Powell attempts to moderate market certainty about the end of rate hikes

Market analysis 13.11.2023
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  • The return of risk appetite persisted at the end of the week in the United States, while elsewhere, notably in Europe, stock markets ended the week in the red. In Europe, the rebound in interest rates across the entire yield curve, following the sharp fall since the end of October and the beginning of the month, seems to have dampened the market's appetite for risk. In the United States, paradoxically, interest rates also gained considerable ground, particularly after statements by Fed Chairman Jerome Powell, who attempted to moderate the near-certainty that had taken hold in the market about the end of rate hikes. He declared that "if it becomes necessary to raise interest rates again, the Fed will not hesitate. We will continue to proceed cautiously, but balancing the risk of being misled by good monthly numbers [and doing nothing] against the risk of doing too much". But the ensuing rebound in long rates has not dampened risk-taking across the Atlantic.

  • This may be because some believe that the risk of a sharp slowdown in the US economy is very low, while inflation could decline rapidly anyway, opening the door to rate cuts. This scenario seems possible, but unlikely in our view. Thus, we believe that the economic slowdown will be quite significant compared to the current momentum, which will be the source of the decline in inflation and the eventual cut in key rates. This scenario is not favorable to riskier assets.  That's why our allocation remains cautious, with a bias towards bonds, where we seek yield while reducing risk.

  • The difficult question to answer is how quickly the economic deceleration across the Atlantic will manifest itself in response to tighter financial conditions. We believe that, on the one hand, this year's unexpectedly strong fiscal stimulus (almost 2 points of GDP!) will not be there in 2024, and that, on the other hand, the consumer is likely to feel the effects of a less buoyant labor market and a slowdown in the dissaving momentum seen to date. Both forces will contribute to a significant slowdown in US growth.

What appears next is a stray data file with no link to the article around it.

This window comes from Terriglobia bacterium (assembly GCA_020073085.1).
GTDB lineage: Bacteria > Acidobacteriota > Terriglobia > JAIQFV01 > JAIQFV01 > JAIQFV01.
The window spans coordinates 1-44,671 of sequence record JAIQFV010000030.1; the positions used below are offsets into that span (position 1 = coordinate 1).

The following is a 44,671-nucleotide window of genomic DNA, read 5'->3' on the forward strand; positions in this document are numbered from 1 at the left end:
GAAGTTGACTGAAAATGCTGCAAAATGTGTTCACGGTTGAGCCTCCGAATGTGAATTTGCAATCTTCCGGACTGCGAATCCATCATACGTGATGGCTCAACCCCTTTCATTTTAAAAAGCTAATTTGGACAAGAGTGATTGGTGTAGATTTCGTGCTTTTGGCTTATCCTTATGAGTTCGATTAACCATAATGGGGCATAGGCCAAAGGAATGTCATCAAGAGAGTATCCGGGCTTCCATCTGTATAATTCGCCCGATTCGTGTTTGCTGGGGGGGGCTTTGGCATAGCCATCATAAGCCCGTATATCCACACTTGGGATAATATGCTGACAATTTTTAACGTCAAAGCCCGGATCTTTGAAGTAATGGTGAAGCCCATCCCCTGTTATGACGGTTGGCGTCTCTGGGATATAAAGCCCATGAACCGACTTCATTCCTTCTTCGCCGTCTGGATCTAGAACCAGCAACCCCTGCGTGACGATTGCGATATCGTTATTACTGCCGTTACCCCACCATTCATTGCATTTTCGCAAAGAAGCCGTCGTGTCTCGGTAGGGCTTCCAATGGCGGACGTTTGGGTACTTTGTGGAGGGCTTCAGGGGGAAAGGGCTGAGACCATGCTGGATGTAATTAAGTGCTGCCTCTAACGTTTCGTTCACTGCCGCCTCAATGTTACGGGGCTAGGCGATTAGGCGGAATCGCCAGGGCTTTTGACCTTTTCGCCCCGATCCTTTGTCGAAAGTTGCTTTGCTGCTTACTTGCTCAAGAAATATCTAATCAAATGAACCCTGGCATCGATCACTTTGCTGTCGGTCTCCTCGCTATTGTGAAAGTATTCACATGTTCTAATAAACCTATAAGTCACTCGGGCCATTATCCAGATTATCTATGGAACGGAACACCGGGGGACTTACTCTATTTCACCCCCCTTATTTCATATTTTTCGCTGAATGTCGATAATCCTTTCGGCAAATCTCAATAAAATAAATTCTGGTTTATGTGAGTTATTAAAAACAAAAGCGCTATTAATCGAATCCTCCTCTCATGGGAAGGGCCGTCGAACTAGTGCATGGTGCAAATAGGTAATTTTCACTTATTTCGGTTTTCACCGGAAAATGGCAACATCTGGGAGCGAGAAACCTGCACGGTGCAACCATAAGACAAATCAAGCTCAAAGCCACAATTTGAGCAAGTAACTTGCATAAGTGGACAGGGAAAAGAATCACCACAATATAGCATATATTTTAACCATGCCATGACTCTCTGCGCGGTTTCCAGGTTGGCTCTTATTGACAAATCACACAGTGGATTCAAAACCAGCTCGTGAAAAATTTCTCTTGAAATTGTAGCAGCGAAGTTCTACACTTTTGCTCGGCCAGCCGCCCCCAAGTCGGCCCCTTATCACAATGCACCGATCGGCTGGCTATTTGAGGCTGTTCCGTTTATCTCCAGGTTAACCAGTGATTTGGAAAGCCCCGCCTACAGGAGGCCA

• In this sense, the University of Michigan's consumer confidence survey surprised with a sharp drop in the index in the preliminary result for November. This was partly due to persistent fears about inflation. Long-term inflation expectations reached a 12-year high of 3.2% in November. Surprisingly, at the same time, energy prices were easing. This is not to exaggerate the message of this statistic, which can be quite volatile. Nevertheless, it does call for caution regarding the pace at which inflation is decelerating.  In fact, we also had the Atlanta Fed's wage change statistics for October. Here, the lull is very slow, with a similar increase to the previous month at 5.2% year-on-year, well short of the level needed to bring inflation down to 2%. Tomorrow's US inflation figures will give us more information on the pace of price deceleration.

  • Among the factors that seem to have sustained risk appetite is also the confirmation of the meeting between Presidents Biden and Xi this week as part of the APEC (Asia-Pacific Economic Cooperation) conference being held in San Francisco. This is seen as a chance to ease the tensions that have intensified between the USA and China in recent months, and thus help reduce geopolitical and economic risks.